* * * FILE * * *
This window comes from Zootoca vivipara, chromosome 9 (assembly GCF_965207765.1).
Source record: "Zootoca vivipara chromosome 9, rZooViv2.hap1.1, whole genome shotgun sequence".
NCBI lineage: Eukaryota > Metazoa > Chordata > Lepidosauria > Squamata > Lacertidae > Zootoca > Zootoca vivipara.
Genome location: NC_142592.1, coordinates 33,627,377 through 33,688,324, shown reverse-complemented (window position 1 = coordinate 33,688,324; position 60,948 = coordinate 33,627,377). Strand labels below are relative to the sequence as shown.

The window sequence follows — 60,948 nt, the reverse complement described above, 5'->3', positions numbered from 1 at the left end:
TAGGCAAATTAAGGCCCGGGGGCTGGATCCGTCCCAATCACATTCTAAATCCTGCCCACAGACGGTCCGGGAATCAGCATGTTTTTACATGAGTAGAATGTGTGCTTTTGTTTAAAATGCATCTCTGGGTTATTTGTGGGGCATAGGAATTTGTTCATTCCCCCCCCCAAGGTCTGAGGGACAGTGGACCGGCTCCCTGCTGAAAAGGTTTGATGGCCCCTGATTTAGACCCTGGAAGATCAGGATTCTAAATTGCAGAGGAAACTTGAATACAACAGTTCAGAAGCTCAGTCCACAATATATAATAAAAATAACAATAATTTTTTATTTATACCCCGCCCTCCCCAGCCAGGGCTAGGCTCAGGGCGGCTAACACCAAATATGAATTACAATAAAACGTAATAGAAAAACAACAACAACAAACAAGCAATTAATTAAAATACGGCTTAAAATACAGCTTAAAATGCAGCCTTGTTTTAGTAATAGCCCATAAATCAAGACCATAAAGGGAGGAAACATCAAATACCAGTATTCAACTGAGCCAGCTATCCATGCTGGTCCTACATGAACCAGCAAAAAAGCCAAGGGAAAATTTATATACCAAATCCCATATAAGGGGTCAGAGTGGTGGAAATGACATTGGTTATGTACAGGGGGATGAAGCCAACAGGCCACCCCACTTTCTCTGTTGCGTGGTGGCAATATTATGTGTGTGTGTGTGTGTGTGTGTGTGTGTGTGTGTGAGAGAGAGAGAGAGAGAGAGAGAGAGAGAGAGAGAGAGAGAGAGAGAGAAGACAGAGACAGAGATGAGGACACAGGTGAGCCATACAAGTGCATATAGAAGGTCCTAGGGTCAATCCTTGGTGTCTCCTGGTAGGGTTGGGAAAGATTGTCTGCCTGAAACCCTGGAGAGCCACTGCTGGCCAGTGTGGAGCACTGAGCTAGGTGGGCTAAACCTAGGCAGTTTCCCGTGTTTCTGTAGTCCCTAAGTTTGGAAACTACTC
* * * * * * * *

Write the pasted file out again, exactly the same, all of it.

This window comes from Zootoca vivipara, chromosome 9 (assembly GCF_965207765.1).
Source record: "Zootoca vivipara chromosome 9, rZooViv2.hap1.1, whole genome shotgun sequence".
NCBI lineage: Eukaryota > Metazoa > Chordata > Lepidosauria > Squamata > Lacertidae > Zootoca > Zootoca vivipara.
Genome location: NC_142592.1, coordinates 33,627,377 through 33,688,324, shown reverse-complemented (window position 1 = coordinate 33,688,324; position 60,948 = coordinate 33,627,377). Strand labels below are relative to the sequence as shown.

The window sequence follows — 60,948 nt, the reverse complement described above, 5'->3', positions numbered from 1 at the left end:
TAGGCAAATTAAGGCCCGGGGGCTGGATCCGTCCCAATCACATTCTAAATCCTGCCCACAGACGGTCCGGGAATCAGCATGTTTTTACATGAGTAGAATGTGTGCTTTTGTTTAAAATGCATCTCTGGGTTATTTGTGGGGCATAGGAATTTGTTCATTCCCCCCCCCAAGGTCTGAGGGACAGTGGACCGGCTCCCTGCTGAAAAGGTTTGATGGCCCCTGATTTAGACCCTGGAAGATCAGGATTCTAAATTGCAGAGGAAACTTGAATACAACAGTTCAGAAGCTCAGTCCACAATATATAATAAAAATAACAATAATTTTTTATTTATACCCCGCCCTCCCCAGCCAGGGCTAGGCTCAGGGCGGCTAACACCAAATATGAATTACAATAAAACGTAATAGAAAAACAACAACAACAAACAAGCAATTAATTAAAATACGGCTTAAAATACAGCTTAAAATGCAGCCTTGTTTTAGTAATAGCCCATAAATCAAGACCATAAAGGGAGGAAACATCAAATACCAGTATTCAACTGAGCCAGCTATCCATGCTGGTCCTACATGAACCAGCAAAAAAGCCAAGGGAAAATTTATATACCAAATCCCATATAAGGGGTCAGAGTGGTGGAAATGACATTGGTTATGTACAGGGGGATGAAGCCAACAGGCCACCCCACTTTCTCTGTTGCGTGGTGGCAATATTATGTGTGTGTGTGTGTGTGTGTGTGTGTGTGTGTGTGAGAGAGAGAGAGAGAGAGAGAGAGAGAGAGAGAGAGAGAGAGAGAGAGAAGACAGAGACAGAGATGAGGACACAGGTGAGCCATACAAGTGCATATAGAAGGTCCTAGGGTCAATCCTTGGTGTCTCCTGGTAGGGTTGGGAAAGATTGTCTGCCTGAAACCCTGGAGAGCCACTGCTGGCCAGTGTGGAGCACTGAGCTAGGTGGGCTAAACCTAGGCAGTTTCCCGTGTTTCTGTAGTCCCTAAGTTTGGAAACTACTC